Recognizing 21 exceptionally creative individuals with a track record of achievement and the potential for significant contributions in the future, the The MacArthur Foundation today named its 2014 MacArthur Fellows, including two historians: Tara Zahra, 38, or the University of Chicago, and Pamela O. Long, 71, of Washington, DC.
Fellows will each receive a no-strings-attached stipend of $625,000 with no stipulations or reporting requirements, allowing recipients maximum freedom to follow their own creative visions.
“Those who think creativity is dying should examine the life’s work of these extraordinary innovators who work in diverse fields and in different ways to improve our lives and better our world,” said Cecilia Conrad, Vice President, MacArthur Fellows Program. “Together, they expand our view of what is possible, and they inspire us to apply our own talents and imagination.”
“Tara Zahra is a historian who is challenging the way we view the development of the concepts of nation, family, and ethnicity and painting a more integrative picture of twentieth-century European history. With conceptual and empirical rigor, Zahra’s writings combine broad sociohistorical analysis with extensive archival work across a wide range of locales,” the MacArthur announcement said.
Her first book, Kidnapped Souls: National Indifference and the Battle for Children in the Bohemian Lands, 1900–1948 (2008), examines the twentieth-century cultural politics of German and Czech nationalism with children as the centerpiece, demonstrating that the changing concept of who owns children was essential to the definition of national identities.
In The Lost Children: Reconstructing Europe’s Families after World War II (2011), Zahra illuminates an essential chapter of the postwar period in Europe—the negotiations over the repatriation of children and the reconstitution of families. Zahra received a B.A. (1998) from Swarthmore College and an M.A. (2002) and Ph.D. (2005) from the University of Michigan. She was a fellow with the Harvard Society of Fellows (2005–2007) prior to joining the faculty of the University of Chicago, where she is currently a professor in the Department of History.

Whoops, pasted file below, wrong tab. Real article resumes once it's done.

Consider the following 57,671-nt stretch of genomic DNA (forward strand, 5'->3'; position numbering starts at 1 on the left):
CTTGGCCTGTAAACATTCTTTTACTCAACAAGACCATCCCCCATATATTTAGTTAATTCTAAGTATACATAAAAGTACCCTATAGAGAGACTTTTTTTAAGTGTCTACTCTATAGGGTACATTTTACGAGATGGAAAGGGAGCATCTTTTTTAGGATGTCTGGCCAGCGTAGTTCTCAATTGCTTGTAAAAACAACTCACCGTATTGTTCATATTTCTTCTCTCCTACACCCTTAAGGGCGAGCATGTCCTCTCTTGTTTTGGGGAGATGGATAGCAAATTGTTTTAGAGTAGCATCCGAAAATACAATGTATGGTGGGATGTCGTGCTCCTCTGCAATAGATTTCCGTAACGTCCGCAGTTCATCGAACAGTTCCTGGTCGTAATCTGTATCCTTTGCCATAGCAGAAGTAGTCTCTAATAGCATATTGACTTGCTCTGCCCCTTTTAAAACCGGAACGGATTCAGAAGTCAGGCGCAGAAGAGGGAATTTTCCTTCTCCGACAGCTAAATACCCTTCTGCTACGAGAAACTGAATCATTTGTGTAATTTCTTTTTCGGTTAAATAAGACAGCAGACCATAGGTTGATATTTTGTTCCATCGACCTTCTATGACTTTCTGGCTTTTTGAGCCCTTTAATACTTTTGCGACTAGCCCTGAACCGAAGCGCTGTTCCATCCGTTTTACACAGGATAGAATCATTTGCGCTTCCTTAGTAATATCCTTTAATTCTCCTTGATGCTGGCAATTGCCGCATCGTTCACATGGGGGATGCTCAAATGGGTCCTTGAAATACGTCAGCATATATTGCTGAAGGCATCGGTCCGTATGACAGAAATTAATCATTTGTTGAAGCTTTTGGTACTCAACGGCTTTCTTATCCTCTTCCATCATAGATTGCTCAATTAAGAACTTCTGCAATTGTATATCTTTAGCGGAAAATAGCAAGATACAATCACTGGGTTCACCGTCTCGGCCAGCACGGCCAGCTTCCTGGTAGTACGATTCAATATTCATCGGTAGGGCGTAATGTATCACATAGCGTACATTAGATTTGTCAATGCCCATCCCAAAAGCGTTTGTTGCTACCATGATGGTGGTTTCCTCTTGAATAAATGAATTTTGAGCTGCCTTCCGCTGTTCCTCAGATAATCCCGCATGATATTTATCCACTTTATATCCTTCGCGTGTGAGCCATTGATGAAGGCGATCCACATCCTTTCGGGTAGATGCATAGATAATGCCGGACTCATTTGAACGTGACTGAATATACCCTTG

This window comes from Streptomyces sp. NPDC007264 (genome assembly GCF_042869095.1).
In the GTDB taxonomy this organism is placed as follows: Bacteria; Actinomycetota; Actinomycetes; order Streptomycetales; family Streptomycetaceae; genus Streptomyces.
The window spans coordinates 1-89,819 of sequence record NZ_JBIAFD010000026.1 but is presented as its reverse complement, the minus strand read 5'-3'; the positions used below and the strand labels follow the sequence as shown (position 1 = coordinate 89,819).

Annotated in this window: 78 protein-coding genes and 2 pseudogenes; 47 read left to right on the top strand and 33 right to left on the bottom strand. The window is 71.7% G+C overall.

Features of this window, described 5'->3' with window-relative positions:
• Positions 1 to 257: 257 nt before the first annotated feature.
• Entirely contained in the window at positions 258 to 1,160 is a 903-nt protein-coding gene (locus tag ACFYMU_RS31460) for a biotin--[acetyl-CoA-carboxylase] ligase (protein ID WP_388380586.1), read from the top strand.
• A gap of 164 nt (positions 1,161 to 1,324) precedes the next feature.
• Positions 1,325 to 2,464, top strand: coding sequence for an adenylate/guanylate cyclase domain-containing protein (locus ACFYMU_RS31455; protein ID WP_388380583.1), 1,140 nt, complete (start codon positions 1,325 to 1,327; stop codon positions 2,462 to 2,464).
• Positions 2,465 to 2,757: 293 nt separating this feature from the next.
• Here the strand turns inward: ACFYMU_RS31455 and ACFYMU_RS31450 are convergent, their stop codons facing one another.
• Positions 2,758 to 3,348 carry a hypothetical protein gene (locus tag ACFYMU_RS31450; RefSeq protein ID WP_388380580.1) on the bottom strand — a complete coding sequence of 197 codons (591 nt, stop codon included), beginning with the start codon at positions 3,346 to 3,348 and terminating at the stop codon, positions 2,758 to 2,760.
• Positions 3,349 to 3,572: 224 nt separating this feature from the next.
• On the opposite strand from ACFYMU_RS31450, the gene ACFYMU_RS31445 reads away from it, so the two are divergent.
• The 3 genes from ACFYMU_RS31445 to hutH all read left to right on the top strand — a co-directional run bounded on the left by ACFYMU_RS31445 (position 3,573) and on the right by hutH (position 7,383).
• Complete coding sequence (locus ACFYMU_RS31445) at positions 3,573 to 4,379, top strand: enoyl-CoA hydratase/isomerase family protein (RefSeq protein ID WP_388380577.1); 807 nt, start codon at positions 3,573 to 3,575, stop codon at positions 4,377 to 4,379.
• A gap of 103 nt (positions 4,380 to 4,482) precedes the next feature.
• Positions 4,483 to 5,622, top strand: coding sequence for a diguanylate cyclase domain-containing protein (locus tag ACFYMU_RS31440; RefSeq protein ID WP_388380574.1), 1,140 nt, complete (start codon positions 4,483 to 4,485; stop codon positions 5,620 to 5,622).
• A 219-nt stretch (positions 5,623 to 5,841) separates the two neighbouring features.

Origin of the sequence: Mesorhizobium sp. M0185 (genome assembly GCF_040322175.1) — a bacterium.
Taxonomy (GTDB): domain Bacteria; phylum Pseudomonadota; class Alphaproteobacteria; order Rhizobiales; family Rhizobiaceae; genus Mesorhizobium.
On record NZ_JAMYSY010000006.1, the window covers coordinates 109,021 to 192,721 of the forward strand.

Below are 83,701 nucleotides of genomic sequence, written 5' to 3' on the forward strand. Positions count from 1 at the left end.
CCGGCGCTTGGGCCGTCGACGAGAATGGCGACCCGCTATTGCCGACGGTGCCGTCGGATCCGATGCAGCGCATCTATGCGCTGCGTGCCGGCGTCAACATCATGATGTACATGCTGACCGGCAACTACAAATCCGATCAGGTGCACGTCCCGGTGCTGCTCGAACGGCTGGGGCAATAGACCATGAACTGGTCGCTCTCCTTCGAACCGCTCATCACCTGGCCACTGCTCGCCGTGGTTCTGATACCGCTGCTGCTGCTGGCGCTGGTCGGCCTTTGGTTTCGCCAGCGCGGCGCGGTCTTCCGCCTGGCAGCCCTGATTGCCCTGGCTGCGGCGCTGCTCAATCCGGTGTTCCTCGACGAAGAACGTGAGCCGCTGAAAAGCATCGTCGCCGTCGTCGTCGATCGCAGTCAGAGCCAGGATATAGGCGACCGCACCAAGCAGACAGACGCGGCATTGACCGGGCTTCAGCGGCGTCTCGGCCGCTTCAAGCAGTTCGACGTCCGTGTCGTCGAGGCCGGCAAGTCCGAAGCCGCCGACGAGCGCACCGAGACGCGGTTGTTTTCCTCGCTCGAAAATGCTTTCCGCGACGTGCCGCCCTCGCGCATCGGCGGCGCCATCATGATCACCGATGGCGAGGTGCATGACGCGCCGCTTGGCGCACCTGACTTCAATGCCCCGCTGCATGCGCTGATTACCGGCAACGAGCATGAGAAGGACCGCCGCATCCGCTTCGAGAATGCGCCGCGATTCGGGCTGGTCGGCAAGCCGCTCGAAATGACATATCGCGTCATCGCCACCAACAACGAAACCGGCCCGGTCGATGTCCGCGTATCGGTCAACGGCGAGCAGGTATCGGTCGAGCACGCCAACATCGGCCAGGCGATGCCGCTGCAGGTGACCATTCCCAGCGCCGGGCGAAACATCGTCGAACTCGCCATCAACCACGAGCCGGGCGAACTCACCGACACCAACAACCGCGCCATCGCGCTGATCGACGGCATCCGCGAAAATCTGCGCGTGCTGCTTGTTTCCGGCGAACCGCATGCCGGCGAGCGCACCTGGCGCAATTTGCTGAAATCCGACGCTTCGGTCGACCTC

According to the MacArthur Foundation announcement: “Pamela O. Long is an independent historian of science and technology who is rewriting the history of science, demonstrating how technologies and crafts are deeply enmeshed in the broader cultural fabric. Through meticulous analysis of textual, visual, antiquarian, and archival materials from across Europe, Long investigates how literacy, language, authorship, trade secrecy, and patronage regulated the interactions of scholars, artisans, architects, and engineers of the early modern period.”
Her prize-winning book, Openness, Secrecy, Authorship: Technical Arts and the Culture of Knowledge from Antiquity to the Renaissance (2001), presents groundbreaking analysis of the co-evolution of artisans as writers and technological openness as an ideal in scientific inquiry. Her second sole-authored book, Artisan/Practitioners and the Rise of the New Sciences, 1400–1600 (2011), revisits a central issue in the history of science: the influence of artisans, craftsmen, and engineers on the introduction of empirical methodologies into science. Her work in progress is a cultural history of engineering in Rome between 1557 and 1590.
Long received a B.A. (1965), M.A. (1969), and Ph.D. (1979) from the University of Maryland, College Park, and an M.S.W. (1971) from Catholic University of America. She has held a series of fellowships and visiting positions at prestigious institutions, including Princeton University, the Getty Research Institute, the American Academy in Rome, the Folger Shakespeare Library in Washington, D.C., and the National Humanities Center.
A complete list of this year’s Fellows can be found online.